While Iran has denied that it has a nuclear program, and has described its missile programs largely as threats to Israel and the US, it is clear that most of its current forces have ranges suited to strike targets in the Gulf. Its efforts to strengthen such forces are largely directed towards enhancing its security presence in the Gulf region, and giving it more deterrent capability and leverage against the US and GCC states.
Accordingly, US, the GCC states, and other US allies need to start now to address these threats and to examine their options for doing so. They also need to understand that the US NIE in no way said that this threat is less real because Iran seems to have abandoned a formal nuclear weapons program in 2003. Substantial new evidence has emerged since the NIE was issued. Moreover, the US Director of National Intelligence has provided important clarifications to the NIE that make it clear that this remains a key security problem. There are also key features of Iran’s enrichment activities that raise a strong probability that they were designed for military purposes.
As for Iran’s missile programs, it is clear that this is one of Iran’s highest military priorities. What is not clear is what missile forces Iran will create, or what their capabilities will be with or without a nuclear warhead. One key issue is how precise they will become in the future, and whether they will become accurate enough to hit critical targets in the Gulf with a conventional or non-nuclear warhead.
In short, the US and its allies need to begin military contingency planning, and to examine several major options:
• Active and passive defense,
• Acquiring own nuclear weapons, and/or
• US extended deterrence.
The US and GCC states can wait for diplomacy to determine whether there is a nuclear threat for time being, but its need to start considering the following alternatives now:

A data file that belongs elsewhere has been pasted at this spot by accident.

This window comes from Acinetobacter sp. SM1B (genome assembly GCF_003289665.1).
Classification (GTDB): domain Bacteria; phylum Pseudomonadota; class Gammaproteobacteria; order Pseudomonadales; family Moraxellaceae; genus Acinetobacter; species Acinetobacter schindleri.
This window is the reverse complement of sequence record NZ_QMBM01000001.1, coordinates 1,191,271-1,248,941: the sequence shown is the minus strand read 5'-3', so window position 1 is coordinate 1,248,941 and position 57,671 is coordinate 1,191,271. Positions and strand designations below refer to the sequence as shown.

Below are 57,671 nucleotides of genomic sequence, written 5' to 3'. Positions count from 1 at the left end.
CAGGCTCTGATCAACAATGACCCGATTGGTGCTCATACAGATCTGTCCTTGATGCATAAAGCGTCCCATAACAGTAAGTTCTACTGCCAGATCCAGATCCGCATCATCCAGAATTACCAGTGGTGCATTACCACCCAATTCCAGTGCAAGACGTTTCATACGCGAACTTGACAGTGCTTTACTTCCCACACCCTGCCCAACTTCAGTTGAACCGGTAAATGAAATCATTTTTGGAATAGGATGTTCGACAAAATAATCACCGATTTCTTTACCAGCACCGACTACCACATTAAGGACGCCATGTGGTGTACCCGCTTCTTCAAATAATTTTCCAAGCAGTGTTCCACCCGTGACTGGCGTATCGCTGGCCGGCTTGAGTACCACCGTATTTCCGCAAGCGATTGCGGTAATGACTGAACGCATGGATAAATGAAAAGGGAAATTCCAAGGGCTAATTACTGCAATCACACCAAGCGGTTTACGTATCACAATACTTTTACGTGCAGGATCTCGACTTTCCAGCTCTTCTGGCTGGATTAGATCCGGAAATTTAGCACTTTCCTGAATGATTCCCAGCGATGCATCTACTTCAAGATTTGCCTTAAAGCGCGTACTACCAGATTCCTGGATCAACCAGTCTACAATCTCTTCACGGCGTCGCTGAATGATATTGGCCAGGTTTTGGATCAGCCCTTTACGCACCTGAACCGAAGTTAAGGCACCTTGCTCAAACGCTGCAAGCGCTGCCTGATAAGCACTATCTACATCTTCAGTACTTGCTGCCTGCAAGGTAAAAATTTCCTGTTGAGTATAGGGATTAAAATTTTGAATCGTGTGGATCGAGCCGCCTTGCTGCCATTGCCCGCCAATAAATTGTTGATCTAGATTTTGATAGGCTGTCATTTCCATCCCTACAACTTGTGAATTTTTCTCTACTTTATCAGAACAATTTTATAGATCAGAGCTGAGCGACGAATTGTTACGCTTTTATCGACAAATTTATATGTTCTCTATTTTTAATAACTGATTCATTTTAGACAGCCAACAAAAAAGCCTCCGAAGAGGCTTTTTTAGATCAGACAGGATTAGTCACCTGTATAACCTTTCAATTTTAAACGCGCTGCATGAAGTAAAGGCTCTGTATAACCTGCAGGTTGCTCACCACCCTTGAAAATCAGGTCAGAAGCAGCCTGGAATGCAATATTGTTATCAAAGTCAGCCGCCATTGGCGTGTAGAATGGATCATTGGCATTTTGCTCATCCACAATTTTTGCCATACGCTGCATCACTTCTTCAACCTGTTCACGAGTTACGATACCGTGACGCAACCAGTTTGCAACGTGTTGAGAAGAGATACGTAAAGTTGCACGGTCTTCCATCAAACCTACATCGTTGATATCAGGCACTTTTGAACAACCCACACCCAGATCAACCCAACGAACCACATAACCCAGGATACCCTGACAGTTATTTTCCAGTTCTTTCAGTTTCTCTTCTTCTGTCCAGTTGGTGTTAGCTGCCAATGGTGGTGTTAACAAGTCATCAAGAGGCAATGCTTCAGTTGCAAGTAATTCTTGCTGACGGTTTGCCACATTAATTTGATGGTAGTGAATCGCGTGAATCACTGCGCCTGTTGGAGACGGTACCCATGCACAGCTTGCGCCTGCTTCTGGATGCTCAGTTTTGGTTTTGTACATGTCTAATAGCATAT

• Ballistic and cruise missile defenses maybe cost-effective simply to deal with conventional threat.
• A number of systems offer both improved air and missile defense.
• Need quiet talks with US on containment options; extended deterrence.
• Open support for IAEA and diplomatic options key passive approach.
Regardless of what the GCC states think of the US invasion of Iraq, they will face a massive increase in their future threat level if Iraq does not remain unified, if the US fails to help Iraq achieve security and stability, and if Iraq does not move forward in political accommodation and development.
There has been major military progress in Iraqi during the last year, although it is uncertain and could be reversed. Sectarian and ethnic divisions remain a major threat, and one that could create a power vacuum for Iran to exploit and/or lead to much broader sectarian tension between Sunni and Shi’ite outside Iraq.
Helping Iraq build up its own forces, actively supporting efforts at political accommodation from within Iraq, and foreign aid are all key steps the GCC states could take to enhance their security and help the Iraqi people.
Energy and Critical Infrastructure
Energy is the key source of revenue to the Gulf states, and the driving force behind US and other strategic interests in the region. The GCC states face special security problems because of the location and nature of their critical infrastructure. This increases their vulnerability to Iranian threats and use of asymmetric warfare, but also to terrorists and states using non-state actors as proxies. It is also critical that GCC states recognize that if they do not create effective deterrent and defense capabilities, outside states will come under extreme pressure to intervene to protect their energy supplies. For all the reasons discussed earlier, GCC energy facilities and exports will also grow steadily more vulnerable with time, as will ships carrying Gulf cargoes, and Gulf crude, product, and LNG exports.
Energy is also only part of the problem. The GCC states already have an extraordinary vulnerability because of their dependence on desalination and electric power facilities located on or near the Gulf coast. This vulnerability will increase readily, growing by some 60% by 2020.